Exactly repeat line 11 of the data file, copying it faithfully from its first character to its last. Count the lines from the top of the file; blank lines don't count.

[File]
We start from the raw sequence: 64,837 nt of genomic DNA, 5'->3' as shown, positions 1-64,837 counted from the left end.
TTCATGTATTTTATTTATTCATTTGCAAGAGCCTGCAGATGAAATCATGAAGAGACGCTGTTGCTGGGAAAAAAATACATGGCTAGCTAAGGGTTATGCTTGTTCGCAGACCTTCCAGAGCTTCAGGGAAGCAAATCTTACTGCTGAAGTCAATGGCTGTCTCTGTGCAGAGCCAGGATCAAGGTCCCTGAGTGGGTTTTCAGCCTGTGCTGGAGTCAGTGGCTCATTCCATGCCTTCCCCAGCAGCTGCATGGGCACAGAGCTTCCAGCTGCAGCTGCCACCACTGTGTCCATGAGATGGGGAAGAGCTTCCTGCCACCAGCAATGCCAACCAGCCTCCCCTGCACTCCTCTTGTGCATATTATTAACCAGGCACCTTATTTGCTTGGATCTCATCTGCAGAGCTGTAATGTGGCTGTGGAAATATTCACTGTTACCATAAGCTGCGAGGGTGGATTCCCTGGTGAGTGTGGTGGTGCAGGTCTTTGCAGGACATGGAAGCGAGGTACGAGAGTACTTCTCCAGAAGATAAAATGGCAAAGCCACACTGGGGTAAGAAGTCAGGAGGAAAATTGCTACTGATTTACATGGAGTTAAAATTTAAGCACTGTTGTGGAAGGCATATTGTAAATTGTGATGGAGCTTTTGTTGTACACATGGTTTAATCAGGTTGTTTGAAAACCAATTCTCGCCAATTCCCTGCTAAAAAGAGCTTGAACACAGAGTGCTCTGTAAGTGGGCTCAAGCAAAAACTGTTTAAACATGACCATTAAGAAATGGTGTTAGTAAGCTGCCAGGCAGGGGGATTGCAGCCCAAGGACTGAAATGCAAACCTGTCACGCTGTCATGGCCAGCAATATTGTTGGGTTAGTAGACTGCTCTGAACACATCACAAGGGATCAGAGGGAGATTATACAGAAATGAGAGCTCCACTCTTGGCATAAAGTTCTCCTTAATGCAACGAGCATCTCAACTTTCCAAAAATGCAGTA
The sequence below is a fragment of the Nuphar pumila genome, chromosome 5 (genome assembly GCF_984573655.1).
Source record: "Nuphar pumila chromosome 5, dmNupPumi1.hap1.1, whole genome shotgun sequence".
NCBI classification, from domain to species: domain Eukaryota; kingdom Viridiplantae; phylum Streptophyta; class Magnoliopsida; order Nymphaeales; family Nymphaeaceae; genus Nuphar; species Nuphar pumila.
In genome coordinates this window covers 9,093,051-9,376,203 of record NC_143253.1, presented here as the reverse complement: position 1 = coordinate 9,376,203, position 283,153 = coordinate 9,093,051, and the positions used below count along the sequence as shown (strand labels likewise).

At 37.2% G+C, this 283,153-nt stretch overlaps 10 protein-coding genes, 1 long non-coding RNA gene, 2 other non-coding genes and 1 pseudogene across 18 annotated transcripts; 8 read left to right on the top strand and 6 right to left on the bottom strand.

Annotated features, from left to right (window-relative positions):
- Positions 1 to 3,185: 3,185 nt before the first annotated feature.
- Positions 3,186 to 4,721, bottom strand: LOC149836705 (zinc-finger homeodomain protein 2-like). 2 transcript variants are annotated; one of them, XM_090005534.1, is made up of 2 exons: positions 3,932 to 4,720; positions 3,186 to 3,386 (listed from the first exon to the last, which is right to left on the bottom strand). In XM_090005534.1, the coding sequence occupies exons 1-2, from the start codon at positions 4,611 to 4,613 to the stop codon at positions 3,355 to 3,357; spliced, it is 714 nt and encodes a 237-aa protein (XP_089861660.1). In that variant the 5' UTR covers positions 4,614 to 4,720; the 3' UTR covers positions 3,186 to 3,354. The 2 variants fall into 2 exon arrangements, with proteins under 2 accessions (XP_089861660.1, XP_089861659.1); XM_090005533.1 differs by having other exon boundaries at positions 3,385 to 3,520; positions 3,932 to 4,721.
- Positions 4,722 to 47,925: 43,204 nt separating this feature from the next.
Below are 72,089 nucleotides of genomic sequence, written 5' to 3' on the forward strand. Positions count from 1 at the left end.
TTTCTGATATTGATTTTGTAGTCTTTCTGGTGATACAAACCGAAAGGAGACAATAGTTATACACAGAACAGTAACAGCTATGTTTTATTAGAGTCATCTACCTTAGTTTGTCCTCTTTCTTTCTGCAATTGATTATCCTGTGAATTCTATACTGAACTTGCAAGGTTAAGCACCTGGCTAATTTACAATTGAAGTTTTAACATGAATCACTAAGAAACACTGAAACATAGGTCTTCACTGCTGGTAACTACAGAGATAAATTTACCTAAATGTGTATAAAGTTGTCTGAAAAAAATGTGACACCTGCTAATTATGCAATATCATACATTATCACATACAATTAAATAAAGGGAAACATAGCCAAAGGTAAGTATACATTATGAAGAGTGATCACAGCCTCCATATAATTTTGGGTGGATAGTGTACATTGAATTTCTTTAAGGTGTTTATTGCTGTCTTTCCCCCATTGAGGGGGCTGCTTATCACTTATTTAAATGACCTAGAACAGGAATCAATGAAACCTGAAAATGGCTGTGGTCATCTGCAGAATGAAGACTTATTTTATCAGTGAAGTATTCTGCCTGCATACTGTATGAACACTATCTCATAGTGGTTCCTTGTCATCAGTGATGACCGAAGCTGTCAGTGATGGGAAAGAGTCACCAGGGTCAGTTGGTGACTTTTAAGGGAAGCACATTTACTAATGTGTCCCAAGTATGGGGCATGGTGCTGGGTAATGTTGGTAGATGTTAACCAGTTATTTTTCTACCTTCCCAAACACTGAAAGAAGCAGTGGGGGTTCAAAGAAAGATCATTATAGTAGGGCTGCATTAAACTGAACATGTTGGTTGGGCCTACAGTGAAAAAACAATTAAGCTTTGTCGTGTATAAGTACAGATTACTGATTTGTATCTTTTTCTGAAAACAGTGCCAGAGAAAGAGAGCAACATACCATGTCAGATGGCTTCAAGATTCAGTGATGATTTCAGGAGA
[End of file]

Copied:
- Positions 4,722 to 47,925: 43,204 nt separating this feature from the next.